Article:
This forum is about wrong numbers in science, politics and the media. It respects good science and good English.
My wife is filling is as the "camp" nurse for my son's cub scout camp this week.
If a person has a simple cut, she can not clean the wound. She can just put a bandaid on it.
Dr. Mark Crislip did podcast recently discussing the ugly nature of infection. Basically no matter what you do, you get infected. Clean a wound and there is a good chance you end up forcing some of the bacteria into the bloodstream. Don't clean the wound and there is also a chance you will get bacteria into the bloodstream. Which way is worse...
In our bending authors "post modern age" of science, it is hard to decipher the correct course of action. Trying to discern the difference between good practice and lawyer backed "don't do anything because then you can't be sued" advice is challenging.
Just do what grandma's did "if it doesn't sting, it ain't healing" and pour a bunch of alcohol or peroxide on it.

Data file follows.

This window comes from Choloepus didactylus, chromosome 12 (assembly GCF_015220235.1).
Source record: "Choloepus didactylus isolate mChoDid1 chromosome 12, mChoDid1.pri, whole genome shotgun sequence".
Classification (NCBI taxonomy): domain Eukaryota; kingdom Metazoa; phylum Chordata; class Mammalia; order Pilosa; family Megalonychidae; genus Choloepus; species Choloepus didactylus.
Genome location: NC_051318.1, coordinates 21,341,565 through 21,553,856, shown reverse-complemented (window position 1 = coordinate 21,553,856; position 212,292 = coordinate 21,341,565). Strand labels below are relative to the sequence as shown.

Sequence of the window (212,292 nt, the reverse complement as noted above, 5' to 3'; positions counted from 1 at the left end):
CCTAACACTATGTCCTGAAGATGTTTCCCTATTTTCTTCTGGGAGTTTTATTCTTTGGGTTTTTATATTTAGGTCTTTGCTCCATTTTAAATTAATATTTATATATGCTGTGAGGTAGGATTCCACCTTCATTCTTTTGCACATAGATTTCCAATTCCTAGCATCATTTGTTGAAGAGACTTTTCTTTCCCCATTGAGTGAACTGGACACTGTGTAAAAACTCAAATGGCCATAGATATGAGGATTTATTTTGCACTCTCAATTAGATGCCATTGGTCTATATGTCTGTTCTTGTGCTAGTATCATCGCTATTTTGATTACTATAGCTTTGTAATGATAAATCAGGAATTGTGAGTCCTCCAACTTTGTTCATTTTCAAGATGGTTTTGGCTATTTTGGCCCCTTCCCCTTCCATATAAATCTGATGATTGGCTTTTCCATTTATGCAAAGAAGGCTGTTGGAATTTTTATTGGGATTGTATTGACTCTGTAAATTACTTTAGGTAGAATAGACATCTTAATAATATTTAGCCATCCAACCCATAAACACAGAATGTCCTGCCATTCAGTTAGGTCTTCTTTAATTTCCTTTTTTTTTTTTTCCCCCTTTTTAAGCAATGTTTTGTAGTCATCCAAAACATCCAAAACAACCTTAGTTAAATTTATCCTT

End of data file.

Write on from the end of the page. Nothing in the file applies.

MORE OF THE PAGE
But I agree with you, things are getting just stupid and out of hand.
Whomever said statistics are math, doesn't know that math is nature, statistics are just a human invention. That is why only very few qualified people exist that really understand statistics (I ain't one of them) and should be licensed to utilize them, specially for policy creation.
Yeah, but if you had licensing it'd be down to the politicians to see that those who disagreed with their policies didn't get licenses.
I don't know much about microbes and infection, but it seems to be common sense that the longer the wound is exposed to dirt, the greater the chance of infection.